Employee Benefits News examines legal developments that impact the employee benefits and executive compensation employers provide, including federal and state legislation, rules from federal...
Aug. 23 — If you had a sore throat, would you conduct an online visit with a doctor? Your employer hopes you would.
Many large employers are offering a telehealth, also called telemedicine, component in their benefits package—medical care by physicians or other health-care professionals provided over an Internet or phone-video system—and the number is projected to grow. According to a recent study from the National Business Group on Health, 90 percent of large employers will offer telehealth services in 2017 and 97 percent will offer them by 2019.
“We’re seeing more and more employers who are adding telemedicine benefits, and the primary reason is that it’s an opportunity to decrease costs in terms of both health-care costs and lost productivity from having sick employees,” attorney Lisa Schmitz Mazur, partner with McDermott Will & Emery in Chicago, told Bloomberg BNA Aug. 22. Mazur has a general health-care practice that focuses on representing hospitals and health systems.
Telemedicine “encounters” can cost about $45, while trips to the emergency room or a primary care physician can cost a lot more, Mazur said.
“It’s not only cheaper care, but you also have employees who have to take off of work to sit in a doctor’s office to wait for their appointment and that results in lost productivity,” she said.
More employers are offering a telehealth benefit for employees to give them better access to health care in a convenient environment, Allison Wils, director of health policy with the ERISA Industry Committee, told Bloomberg BNA Aug. 16.
“If you’re at home and you have to be there and something comes up, using telehealth could be really convenient,” Wils said.
Being able to access a doctor online can also benefit workforces that may not have many medical care options in their area, she said.
Mazur agreed that telehealth increases access for workers, especially those who can’t easily leave their job sites for a doctor’s visit. She said she’s even seen some employers set up rooms for employees to conduct telehealth appointments.
Offering telehealth services to employees has become commonplace, especially for large employers, Steve Wojcik, vice president of public policy at the National Business Group on Health, told Bloomberg BNA Aug. 22.
The next challenge will be convincing employees to use the resource, he said.
That’s because employee utilization of the benefit is pretty low, Mazur said. “Employers are offering it, but employees aren’t using it.”
That doesn’t mean it won’t catch on, but employers should reach out to employees to acquaint them with the benefit by making the understanding of it as easy and clear as possible, Mazur said. Posting signs in bathrooms and having information on the back of health-care cards are also good ways to communicate the option to employees, she said.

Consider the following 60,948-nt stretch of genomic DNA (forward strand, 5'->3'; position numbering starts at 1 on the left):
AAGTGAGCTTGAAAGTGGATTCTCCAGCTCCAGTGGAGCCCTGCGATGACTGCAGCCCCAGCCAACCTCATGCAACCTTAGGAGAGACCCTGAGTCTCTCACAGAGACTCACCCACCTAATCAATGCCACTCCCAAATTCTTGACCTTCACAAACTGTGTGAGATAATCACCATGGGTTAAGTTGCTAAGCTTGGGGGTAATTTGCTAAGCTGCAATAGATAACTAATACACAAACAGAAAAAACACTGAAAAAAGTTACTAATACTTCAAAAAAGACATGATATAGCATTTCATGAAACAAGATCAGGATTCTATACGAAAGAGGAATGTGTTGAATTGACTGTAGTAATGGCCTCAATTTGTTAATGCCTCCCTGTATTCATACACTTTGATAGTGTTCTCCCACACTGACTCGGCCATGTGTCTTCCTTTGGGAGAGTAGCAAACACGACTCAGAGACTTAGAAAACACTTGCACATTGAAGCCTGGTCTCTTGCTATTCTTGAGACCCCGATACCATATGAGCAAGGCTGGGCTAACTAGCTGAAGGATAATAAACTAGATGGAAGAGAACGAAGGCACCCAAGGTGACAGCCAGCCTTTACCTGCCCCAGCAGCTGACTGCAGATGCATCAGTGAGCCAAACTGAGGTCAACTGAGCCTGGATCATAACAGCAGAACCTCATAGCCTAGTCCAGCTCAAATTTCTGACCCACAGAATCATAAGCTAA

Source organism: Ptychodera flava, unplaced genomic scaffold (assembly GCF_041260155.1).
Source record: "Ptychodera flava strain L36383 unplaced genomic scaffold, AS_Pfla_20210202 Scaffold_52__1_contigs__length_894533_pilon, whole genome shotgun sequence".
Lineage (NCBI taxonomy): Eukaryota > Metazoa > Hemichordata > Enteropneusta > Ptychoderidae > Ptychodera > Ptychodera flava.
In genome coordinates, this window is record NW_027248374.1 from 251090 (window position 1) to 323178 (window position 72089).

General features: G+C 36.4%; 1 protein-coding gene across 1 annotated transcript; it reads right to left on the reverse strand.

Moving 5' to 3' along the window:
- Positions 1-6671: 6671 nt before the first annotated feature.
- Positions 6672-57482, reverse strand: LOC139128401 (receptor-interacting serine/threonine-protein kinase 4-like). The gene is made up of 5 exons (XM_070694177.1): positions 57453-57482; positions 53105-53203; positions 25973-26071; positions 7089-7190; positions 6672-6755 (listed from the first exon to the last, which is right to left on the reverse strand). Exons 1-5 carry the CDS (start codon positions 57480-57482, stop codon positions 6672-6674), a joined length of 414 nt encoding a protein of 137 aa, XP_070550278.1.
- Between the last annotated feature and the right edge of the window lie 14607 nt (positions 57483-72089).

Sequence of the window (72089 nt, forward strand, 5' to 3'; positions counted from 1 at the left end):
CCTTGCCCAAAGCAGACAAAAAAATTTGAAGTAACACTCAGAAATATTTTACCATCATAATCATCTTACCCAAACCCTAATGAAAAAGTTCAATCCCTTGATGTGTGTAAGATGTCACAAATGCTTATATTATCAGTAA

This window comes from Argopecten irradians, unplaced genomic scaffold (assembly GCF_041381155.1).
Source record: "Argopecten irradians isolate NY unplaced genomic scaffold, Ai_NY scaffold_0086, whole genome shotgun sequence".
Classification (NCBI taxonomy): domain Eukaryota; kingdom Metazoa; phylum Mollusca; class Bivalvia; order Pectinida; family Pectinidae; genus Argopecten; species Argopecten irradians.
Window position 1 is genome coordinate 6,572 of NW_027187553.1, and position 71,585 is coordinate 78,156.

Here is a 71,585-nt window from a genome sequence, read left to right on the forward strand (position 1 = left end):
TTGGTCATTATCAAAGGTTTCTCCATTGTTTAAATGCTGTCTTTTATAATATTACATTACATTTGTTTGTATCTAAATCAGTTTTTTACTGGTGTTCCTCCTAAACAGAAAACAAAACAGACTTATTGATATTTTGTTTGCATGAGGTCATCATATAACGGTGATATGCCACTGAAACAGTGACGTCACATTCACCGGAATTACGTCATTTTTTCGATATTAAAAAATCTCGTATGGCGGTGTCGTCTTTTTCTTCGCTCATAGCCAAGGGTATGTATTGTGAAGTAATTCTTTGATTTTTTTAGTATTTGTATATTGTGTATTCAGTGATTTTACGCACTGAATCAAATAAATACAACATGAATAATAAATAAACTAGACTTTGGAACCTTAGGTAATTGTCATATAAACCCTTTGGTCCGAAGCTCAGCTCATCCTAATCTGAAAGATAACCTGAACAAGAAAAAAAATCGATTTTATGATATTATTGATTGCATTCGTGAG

Wojcik thinks that the more employees use the benefit, the more comfortable they will be with it.
“It’s still relatively new, so I think it will take a while” to catch on, he said.
To contact the reporter on this story: Kristen Ricaurte Knebel in Washington at email@example.com
To contact the editor responsible for this story: Jo-el J. Meyer at firstname.lastname@example.org
Copyright © 2016 The Bureau of National Affairs, Inc. All Rights Reserved.
All Bloomberg BNA treatises are available on standing order, which ensures you will always receive the most current edition of the book or supplement of the title you have ordered from Bloomberg BNA’s book division. As soon as a new supplement or edition is published (usually annually) for a title you’ve previously purchased and requested to be placed on standing order, we’ll ship it to you to review for 30 days without any obligation. During this period, you can either (a) honor the invoice and receive a 5% discount (in addition to any other discounts you may qualify for) off the then-current price of the update, plus shipping and handling or (b) return the book(s), in which case, your invoice will be cancelled upon receipt of the book(s). Call us for a prepaid UPS label for your return. It’s as simple and easy as that. Most importantly, standing orders mean you will never have to worry about the timeliness of the information you’re relying on. And, you may discontinue standing orders at any time by contacting us at 1.800.960.1220 or by sending an email to email@example.com.
Put me on standing order at a 5% discount off list price of all future updates, in addition to any other discounts I may quality for. (Returnable within 30 days.)
Notify me when updates are available (No standing order will be created).
This Bloomberg BNA report is available on standing order, which ensures you will all receive the latest edition. This report is updated annually and we will send you the latest edition once it has been published. By signing up for standing order you will never have to worry about the timeliness of the information you need. And, you may discontinue standing orders at any time by contacting us at 1.800.372.1033, option 5, or by sending us an email to firstname.lastname@example.org.
Put me on standing order
Notify me when new releases are available (no standing order will be created)